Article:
Tuesday, February 16, 2010

Video review: "Coco Before Chanel"

Coco Chanel had as much impact on society as any woman of the 20th century. Her clothing designs were revolutionary, centered on the notions of simplicity and realism. Constricting corsets, huge flower hats and trails of lace and poofery all died off in the wake of her clean, elegant vision.

The movie about her life before becoming famous, "Coco Before Chanel," similarly opts for simplicity, smoothing out any inconvenient ruffles in the icon's history. The result is a film that seems magnetically repulsed by emotionality.

French screen queen Audrey Tautou strikes quite an imposing figure as Chanel, with her dark eyes and penetrating stare as she observes -- and dismisses -- the early 20th century fashions of her day.

The story concentrates mostly on Chanel's two major romances, with French aristocrat playboy Etienne Balsan (Benoît Poelvoorde) and English businessman Arthur "Boy" Capel (Alessandro Nivola).

Each in their own way, her lovers try to control her, or at least channel her talents in ways that suited them. But Coco repeatedly casts off any attempts to bind her in chains -- lovely and golden though they may be.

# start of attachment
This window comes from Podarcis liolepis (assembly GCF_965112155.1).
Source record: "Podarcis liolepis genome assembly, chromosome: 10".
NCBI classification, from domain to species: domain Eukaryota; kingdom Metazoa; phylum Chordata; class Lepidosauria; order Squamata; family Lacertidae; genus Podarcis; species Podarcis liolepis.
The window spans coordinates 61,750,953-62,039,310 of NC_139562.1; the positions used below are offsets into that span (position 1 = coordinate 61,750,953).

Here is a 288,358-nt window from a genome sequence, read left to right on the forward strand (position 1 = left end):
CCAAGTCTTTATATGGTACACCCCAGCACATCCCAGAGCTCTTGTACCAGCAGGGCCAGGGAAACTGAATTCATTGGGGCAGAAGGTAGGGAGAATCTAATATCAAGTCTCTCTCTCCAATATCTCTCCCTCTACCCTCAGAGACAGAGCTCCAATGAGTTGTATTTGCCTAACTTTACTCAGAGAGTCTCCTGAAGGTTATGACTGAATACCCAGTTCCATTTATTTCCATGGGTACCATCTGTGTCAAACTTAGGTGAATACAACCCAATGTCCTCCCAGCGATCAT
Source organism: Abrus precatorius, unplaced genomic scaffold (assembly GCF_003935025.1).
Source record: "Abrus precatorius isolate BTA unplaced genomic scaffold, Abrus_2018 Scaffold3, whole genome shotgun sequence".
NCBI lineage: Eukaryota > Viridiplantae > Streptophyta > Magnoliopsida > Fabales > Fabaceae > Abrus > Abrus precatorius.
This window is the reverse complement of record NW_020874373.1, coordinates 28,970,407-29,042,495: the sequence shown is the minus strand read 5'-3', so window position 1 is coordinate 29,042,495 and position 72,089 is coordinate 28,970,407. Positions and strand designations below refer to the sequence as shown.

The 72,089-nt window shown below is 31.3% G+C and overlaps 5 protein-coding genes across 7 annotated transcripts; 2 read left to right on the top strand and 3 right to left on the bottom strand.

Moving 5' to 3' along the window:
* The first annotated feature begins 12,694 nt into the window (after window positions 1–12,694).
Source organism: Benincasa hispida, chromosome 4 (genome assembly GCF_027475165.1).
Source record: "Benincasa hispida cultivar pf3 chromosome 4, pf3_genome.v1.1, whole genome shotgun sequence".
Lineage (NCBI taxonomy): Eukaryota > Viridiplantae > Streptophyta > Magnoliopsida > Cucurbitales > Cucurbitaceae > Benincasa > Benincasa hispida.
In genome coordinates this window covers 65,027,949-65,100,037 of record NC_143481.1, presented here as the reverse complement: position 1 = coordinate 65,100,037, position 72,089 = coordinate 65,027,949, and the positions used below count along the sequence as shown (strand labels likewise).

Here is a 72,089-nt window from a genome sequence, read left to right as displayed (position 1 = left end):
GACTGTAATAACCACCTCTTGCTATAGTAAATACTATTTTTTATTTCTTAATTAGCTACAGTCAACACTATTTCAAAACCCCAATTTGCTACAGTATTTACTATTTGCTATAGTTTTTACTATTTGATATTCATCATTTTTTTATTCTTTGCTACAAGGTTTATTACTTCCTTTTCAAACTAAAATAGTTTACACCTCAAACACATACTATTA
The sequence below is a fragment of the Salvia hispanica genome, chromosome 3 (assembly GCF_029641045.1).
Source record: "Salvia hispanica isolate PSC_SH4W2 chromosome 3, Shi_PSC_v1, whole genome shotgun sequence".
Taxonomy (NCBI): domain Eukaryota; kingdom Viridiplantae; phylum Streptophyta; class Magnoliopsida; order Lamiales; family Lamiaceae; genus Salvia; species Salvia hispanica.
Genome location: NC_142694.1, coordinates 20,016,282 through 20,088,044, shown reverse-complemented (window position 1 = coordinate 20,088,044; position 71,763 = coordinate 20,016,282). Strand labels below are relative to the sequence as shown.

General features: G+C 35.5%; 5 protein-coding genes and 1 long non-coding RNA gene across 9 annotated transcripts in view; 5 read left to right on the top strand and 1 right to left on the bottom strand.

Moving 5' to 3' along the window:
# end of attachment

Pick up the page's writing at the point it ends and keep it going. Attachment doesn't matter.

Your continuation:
Extras are identical for both DVD and Blu-ray versions.

There's a 45-minute making-of documentary, featuring a lot of solo interviews with principal cast and crew. I have to say that the French take themselves much more seriously than do American filmmakers, and their ramblings about the importance of this or the significance of that quickly grows pedantic to these ears.

The exception is Poelvoorde, who's funny and engaging. Talking about what he did to prepare for his role, he casually dismisses Method acting. "I don't believe in this Actors Studio stuff. It's for people who have nothing to do," he says.

There is also an 18-minute featurette focusing on Chanel's young life, and 8 minutes of footage from the New York and Los Angeles premieres.

A commentary track by director/co-writer Anne Fontaine, producer Philippe Carcassonne and editor Luc Barnier is pretty slow-going stuff.

Lighten up, Frenchies!

Movie: 2.5 stars
Extras: 2.5 stars

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